Contrast the theme of truth in Aeschylus's Oresteia with Sophocles's Oedipus the King and Antigone.

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In the Oresteia, the gods establish a court to deliver justice. The mortals who run the state are imperfect, so they err and must face punishment by the gods. However, in Oedipus the King and Antigone, individuals err, and the state brings about justice in a way that is ultimately controlled by divine forces.

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In Sophocles's Oedipus the King and Antigone, the state is the perpetuator of abuse, and the mortals in power are punished by the gods. However, in Aeschylus's Oresteia, individuals err, and the state, in the form of a court established by the gods, brings about justice. 

In Oedipus the King, Oedipus and his queen, Jocasta, do not believe that Oedipus is guilty of killing his father and marrying his mother, though the gods decreed that this would be Oedipus's fate. In the end, the gods' prophecy comes true, and the gods are the arbiters of fate for the flawed mortals who rule the state. In Antigone, the King, Creon, prohibits Antigone from burying her brother, Polynices. When Antigone does so anyway, Creon sentences Antigone to death and angers the gods in doing so. As a result, Antigone kills herself, as do Creon's son and wife. In this work, the gods are again the arbiters of what is right for the erring mortals who run the government.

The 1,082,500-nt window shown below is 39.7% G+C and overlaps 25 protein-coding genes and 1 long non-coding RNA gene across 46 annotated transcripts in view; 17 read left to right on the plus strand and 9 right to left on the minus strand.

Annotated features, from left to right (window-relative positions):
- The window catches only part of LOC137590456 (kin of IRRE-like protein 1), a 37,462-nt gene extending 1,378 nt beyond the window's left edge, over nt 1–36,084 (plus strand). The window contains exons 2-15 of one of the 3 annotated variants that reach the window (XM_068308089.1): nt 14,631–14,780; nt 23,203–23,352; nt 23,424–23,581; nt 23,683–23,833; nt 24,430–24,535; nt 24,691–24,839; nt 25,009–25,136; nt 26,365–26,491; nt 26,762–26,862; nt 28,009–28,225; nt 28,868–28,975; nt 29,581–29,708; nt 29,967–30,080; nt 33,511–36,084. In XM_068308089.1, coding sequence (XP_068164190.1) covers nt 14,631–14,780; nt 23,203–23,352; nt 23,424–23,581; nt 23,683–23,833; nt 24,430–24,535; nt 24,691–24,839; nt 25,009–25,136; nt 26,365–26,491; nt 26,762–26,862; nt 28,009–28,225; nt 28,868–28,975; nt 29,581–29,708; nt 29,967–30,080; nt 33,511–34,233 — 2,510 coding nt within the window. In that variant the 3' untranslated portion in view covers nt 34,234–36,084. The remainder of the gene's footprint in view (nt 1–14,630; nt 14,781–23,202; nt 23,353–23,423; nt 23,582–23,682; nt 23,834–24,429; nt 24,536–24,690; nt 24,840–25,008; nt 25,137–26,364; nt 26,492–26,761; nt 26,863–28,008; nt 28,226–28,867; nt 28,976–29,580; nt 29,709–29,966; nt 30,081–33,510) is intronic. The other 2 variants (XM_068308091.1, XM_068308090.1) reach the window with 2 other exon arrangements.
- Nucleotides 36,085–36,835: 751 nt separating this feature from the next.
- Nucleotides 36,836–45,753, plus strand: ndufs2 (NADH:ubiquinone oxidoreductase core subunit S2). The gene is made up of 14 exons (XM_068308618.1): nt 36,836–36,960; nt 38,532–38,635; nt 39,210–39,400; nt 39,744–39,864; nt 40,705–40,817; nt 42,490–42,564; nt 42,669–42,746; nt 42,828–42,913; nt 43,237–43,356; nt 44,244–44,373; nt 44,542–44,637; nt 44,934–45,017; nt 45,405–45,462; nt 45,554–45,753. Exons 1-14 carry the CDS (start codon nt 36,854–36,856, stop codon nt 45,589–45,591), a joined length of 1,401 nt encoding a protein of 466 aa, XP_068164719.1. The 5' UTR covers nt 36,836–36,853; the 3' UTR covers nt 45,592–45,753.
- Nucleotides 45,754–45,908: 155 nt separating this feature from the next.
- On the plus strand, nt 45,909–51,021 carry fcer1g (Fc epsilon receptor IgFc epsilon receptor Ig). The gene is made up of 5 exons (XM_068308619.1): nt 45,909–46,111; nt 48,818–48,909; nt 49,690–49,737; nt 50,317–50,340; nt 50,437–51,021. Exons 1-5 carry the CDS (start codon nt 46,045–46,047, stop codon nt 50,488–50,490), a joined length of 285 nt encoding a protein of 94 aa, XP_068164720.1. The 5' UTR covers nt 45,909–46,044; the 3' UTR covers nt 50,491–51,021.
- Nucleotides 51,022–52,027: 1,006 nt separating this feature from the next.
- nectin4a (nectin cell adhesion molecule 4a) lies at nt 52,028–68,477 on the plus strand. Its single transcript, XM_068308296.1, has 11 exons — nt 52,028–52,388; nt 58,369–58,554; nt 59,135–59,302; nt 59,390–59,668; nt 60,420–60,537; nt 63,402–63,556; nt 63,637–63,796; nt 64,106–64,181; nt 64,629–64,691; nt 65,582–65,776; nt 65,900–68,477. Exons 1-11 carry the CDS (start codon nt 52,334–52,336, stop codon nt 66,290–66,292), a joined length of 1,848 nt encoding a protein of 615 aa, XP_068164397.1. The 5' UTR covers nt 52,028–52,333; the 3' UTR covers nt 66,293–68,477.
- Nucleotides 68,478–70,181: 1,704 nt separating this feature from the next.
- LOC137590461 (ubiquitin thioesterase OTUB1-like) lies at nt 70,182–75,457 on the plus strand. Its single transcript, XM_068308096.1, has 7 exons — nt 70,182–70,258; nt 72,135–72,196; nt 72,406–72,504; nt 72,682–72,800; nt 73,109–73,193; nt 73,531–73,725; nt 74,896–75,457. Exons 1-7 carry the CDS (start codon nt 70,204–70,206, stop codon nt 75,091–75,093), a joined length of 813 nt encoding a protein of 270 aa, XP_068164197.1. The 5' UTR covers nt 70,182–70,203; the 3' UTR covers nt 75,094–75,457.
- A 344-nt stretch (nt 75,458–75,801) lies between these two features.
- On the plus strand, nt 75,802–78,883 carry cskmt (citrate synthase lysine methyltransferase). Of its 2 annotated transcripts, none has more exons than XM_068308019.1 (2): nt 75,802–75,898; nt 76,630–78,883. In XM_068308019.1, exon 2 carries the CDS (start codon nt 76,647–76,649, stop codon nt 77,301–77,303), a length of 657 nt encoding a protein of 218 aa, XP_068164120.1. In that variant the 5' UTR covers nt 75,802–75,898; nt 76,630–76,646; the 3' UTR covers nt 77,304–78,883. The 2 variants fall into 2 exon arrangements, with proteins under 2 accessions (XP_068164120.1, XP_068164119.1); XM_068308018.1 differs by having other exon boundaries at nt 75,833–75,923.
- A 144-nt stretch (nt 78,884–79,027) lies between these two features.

However, in the Oresteia, the gods establish a court to deliver justice. Apollo and Athena help to bring Orestes to trial after he kills his mother Clytemnestra (who murdered his father, Agamemnon). In establishing the court, Athena and Apollo rescue Orestes from goddesses known as the furies, who mete out justice. Therefore, truth and justice lie in the hands of this civil institution, which has divine inspiration but is also an instrument of the state. Justice and truth become an earthly rather than a totally divine matter in the Oresteia

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